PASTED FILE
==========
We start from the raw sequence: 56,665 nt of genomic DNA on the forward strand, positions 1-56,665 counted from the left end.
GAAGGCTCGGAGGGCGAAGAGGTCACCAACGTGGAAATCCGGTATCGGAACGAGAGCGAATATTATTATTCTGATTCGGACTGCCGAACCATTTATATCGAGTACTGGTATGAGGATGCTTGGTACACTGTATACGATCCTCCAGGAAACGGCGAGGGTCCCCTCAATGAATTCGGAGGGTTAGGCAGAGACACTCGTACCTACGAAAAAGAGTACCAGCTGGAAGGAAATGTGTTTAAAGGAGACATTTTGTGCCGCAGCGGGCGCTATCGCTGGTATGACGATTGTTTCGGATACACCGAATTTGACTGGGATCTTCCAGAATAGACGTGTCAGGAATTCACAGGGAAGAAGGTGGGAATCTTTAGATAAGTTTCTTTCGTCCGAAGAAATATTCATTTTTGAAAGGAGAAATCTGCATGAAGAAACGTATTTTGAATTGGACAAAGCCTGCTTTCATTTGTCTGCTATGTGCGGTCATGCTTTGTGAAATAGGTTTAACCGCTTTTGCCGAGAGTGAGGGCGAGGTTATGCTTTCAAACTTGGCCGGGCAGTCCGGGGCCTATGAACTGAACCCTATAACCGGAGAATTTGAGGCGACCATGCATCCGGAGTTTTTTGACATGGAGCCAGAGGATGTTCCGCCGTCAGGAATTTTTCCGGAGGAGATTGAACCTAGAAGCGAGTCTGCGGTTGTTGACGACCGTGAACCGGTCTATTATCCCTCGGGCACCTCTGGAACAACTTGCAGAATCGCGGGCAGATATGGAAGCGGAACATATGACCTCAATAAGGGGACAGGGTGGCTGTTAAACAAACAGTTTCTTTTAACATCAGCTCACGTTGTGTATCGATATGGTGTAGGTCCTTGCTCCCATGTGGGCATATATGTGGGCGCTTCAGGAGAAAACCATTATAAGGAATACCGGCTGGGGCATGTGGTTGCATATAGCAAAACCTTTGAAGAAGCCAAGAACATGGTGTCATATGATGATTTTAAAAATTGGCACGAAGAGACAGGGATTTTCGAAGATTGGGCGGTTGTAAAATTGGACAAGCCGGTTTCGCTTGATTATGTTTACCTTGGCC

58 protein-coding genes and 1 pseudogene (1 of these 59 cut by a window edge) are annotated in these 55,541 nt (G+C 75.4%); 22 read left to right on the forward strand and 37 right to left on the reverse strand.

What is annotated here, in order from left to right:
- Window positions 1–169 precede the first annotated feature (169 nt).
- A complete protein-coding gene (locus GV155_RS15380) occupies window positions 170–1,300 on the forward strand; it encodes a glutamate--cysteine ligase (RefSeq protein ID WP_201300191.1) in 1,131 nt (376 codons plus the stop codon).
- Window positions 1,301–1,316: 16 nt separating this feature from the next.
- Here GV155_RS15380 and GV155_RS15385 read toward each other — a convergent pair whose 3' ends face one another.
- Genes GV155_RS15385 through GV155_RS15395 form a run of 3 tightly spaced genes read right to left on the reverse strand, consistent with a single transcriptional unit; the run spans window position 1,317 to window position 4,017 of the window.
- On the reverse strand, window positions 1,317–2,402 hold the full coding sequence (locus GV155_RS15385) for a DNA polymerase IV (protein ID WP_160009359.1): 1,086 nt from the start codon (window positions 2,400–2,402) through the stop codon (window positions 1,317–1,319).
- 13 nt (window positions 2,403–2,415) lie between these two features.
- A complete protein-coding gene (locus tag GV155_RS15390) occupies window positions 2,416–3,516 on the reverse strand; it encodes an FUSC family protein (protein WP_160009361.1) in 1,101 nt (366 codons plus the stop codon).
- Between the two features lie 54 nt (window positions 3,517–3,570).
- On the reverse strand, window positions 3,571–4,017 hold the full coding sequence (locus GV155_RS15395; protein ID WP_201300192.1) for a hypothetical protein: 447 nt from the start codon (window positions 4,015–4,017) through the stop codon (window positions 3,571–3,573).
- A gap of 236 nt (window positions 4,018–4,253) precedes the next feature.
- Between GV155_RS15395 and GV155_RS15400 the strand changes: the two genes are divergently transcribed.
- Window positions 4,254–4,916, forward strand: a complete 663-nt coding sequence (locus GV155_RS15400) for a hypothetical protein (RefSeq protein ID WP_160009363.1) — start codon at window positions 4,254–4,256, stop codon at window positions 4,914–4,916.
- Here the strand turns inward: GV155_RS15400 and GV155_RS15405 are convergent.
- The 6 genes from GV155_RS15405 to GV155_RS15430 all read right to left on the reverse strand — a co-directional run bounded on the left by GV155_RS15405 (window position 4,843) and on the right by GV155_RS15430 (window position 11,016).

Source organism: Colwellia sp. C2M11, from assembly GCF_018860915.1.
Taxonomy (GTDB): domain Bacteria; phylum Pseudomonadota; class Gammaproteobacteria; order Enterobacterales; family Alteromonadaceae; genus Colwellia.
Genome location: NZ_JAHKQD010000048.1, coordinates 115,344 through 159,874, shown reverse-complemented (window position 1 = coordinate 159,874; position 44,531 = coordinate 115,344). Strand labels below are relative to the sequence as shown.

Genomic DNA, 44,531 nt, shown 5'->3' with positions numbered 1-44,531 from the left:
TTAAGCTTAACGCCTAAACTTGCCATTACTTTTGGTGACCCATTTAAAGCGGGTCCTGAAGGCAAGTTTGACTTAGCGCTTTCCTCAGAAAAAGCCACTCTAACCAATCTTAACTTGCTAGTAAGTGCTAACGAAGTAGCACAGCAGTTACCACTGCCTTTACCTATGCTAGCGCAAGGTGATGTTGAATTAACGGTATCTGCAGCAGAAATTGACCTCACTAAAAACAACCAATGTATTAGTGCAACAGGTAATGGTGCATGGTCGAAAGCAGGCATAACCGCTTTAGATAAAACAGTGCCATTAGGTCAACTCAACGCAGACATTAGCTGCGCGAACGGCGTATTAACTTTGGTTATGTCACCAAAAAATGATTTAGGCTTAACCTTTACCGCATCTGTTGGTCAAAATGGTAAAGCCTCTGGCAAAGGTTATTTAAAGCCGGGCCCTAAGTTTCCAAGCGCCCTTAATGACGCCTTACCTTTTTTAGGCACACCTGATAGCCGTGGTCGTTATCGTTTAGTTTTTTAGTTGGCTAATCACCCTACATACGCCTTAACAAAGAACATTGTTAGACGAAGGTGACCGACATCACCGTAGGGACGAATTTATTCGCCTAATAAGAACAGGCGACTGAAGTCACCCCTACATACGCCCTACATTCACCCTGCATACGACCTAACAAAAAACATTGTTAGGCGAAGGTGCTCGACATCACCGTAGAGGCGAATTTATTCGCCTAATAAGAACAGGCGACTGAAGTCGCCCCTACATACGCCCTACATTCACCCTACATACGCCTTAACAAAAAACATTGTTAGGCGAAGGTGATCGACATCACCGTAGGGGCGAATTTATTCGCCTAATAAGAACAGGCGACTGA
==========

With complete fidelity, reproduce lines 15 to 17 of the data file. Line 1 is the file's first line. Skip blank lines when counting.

- A gap of 236 nt (window positions 4,018–4,253) precedes the next feature.
- Between GV155_RS15395 and GV155_RS15400 the strand changes: the two genes are divergently transcribed.
- Window positions 4,254–4,916, forward strand: a complete 663-nt coding sequence (locus GV155_RS15400) for a hypothetical protein (RefSeq protein ID WP_160009363.1) — start codon at window positions 4,254–4,256, stop codon at window positions 4,914–4,916.